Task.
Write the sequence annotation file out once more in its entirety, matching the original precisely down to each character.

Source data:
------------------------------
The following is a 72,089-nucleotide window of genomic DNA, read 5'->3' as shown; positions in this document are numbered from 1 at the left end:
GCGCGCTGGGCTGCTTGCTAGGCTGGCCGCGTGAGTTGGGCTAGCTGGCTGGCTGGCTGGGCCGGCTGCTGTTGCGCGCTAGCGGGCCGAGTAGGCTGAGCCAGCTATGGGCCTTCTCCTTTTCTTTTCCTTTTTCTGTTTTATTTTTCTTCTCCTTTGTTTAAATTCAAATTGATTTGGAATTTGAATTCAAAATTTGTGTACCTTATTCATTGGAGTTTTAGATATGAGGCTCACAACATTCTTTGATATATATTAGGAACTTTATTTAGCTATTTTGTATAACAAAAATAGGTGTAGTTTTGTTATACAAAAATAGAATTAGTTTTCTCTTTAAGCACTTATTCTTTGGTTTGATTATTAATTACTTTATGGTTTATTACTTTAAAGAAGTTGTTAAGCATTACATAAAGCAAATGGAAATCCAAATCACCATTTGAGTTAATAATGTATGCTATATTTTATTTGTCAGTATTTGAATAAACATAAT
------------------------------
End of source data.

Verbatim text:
The following is a 72,089-nucleotide window of genomic DNA, read 5'->3' as shown; positions in this document are numbered from 1 at the left end:
GCGCGCTGGGCTGCTTGCTAGGCTGGCCGCGTGAGTTGGGCTAGCTGGCTGGCTGGCTGGGCCGGCTGCTGTTGCGCGCTAGCGGGCCGAGTAGGCTGAGCCAGCTATGGGCCTTCTCCTTTTCTTTTCCTTTTTCTGTTTTATTTTTCTTCTCCTTTGTTTAAATTCAAATTGATTTGGAATTTGAATTCAAAATTTGTGTACCTTATTCATTGGAGTTTTAGATATGAGGCTCACAACATTCTTTGATATATATTAGGAACTTTATTTAGCTATTTTGTATAACAAAAATAGGTGTAGTTTTGTTATACAAAAATAGAATTAGTTTTCTCTTTAAGCACTTATTCTTTGGTTTGATTATTAATTACTTTATGGTTTATTACTTTAAAGAAGTTGTTAAGCATTACATAAAGCAAATGGAAATCCAAATCACCATTTGAGTTAATAATGTATGCTATATTTTATTTGTCAGTATTTGAATAAACATAAT